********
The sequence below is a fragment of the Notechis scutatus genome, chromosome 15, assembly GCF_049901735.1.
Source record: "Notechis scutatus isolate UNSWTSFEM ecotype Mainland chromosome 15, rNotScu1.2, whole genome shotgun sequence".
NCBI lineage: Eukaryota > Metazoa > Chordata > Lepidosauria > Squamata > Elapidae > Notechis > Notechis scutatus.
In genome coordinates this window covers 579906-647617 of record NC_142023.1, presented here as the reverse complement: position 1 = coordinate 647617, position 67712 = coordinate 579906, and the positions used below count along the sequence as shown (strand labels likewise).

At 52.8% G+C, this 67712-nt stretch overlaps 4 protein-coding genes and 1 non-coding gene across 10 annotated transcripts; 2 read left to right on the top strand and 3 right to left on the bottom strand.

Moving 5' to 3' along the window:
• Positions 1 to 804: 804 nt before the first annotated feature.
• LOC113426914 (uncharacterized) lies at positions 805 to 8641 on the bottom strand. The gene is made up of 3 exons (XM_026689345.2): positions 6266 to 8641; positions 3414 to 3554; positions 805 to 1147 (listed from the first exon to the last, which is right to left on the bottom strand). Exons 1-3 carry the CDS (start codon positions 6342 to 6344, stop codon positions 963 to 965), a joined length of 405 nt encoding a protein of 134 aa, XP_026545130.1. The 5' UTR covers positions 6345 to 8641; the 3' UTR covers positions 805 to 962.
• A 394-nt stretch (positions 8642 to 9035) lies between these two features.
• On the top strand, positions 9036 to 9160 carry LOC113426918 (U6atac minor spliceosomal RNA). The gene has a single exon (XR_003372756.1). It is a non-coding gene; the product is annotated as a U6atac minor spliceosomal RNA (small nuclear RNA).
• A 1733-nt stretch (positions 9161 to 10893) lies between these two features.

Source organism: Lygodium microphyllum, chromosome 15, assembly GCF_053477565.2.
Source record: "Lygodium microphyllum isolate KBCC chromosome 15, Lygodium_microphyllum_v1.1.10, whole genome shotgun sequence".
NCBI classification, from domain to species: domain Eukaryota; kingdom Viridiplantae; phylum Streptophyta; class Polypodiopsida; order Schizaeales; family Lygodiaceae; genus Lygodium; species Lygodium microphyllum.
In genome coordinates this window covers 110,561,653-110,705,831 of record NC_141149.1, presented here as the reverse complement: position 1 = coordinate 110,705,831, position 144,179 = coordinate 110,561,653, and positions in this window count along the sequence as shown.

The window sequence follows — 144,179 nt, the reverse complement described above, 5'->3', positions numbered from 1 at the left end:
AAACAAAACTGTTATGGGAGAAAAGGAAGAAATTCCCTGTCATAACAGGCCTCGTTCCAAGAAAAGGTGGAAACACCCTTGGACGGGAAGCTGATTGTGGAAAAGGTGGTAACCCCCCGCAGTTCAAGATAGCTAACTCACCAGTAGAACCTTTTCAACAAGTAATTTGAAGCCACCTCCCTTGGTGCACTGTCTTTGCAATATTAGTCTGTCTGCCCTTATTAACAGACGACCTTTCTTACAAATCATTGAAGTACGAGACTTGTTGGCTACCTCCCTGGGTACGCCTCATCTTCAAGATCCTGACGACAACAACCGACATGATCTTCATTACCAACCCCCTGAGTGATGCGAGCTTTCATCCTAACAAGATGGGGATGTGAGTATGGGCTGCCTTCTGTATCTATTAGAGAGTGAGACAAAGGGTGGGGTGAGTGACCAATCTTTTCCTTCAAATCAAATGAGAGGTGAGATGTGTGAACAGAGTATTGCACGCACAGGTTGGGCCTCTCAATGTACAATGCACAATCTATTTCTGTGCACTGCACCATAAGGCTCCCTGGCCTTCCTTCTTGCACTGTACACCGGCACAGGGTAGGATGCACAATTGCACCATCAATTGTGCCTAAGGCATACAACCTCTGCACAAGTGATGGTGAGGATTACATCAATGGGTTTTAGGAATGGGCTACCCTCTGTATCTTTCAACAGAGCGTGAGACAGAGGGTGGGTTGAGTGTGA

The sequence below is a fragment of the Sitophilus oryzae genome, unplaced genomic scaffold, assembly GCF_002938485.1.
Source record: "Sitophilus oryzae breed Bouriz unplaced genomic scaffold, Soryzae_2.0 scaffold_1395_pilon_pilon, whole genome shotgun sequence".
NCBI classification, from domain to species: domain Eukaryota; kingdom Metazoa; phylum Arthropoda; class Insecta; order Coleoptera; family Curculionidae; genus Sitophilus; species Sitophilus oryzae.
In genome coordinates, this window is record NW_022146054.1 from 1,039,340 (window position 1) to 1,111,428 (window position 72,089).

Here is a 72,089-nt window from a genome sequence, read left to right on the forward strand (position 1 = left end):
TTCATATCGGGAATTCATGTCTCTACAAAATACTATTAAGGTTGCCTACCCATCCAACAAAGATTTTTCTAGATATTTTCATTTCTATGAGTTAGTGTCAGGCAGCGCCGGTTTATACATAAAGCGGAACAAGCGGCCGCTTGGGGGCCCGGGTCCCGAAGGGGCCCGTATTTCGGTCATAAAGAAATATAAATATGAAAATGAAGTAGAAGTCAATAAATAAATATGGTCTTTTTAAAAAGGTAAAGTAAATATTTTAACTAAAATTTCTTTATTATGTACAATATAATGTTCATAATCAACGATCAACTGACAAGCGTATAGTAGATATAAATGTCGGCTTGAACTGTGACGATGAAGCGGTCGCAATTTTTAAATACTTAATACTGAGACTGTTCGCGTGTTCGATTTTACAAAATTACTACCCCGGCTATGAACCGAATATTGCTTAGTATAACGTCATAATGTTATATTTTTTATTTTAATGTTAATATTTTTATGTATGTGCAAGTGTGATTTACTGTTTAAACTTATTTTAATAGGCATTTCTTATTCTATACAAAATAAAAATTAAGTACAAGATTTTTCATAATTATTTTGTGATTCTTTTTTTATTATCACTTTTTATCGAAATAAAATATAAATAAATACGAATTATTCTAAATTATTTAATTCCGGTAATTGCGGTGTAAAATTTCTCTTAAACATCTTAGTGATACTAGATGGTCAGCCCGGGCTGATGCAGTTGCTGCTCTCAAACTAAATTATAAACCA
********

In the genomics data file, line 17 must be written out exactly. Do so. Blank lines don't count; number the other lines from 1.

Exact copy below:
AAACAAAACTGTTATGGGAGAAAAGGAAGAAATTCCCTGTCATAACAGGCCTCGTTCCAAGAAAAGGTGGAAACACCCTTGGACGGGAAGCTGATTGTGGAAAAGGTGGTAACCCCCCGCAGTTCAAGATAGCTAACTCACCAGTAGAACCTTTTCAACAAGTAATTTGAAGCCACCTCCCTTGGTGCACTGTCTTTGCAATATTAGTCTGTCTGCCCTTATTAACAGACGACCTTTCTTACAAATCATTGAAGTACGAGACTTGTTGGCTACCTCCCTGGGTACGCCTCATCTTCAAGATCCTGACGACAACAACCGACATGATCTTCATTACCAACCCCCTGAGTGATGCGAGCTTTCATCCTAACAAGATGGGGATGTGAGTATGGGCTGCCTTCTGTATCTATTAGAGAGTGAGACAAAGGGTGGGGTGAGTGACCAATCTTTTCCTTCAAATCAAATGAGAGGTGAGATGTGTGAACAGAGTATTGCACGCACAGGTTGGGCCTCTCAATGTACAATGCACAATCTATTTCTGTGCACTGCACCATAAGGCTCCCTGGCCTTCCTTCTTGCACTGTACACCGGCACAGGGTAGGATGCACAATTGCACCATCAATTGTGCCTAAGGCATACAACCTCTGCACAAGTGATGGTGAGGATTACATCAATGGGTTTTAGGAATGGGCTACCCTCTGTATCTTTCAACAGAGCGTGAGACAGAGGGTGGGTTGAGTGTGA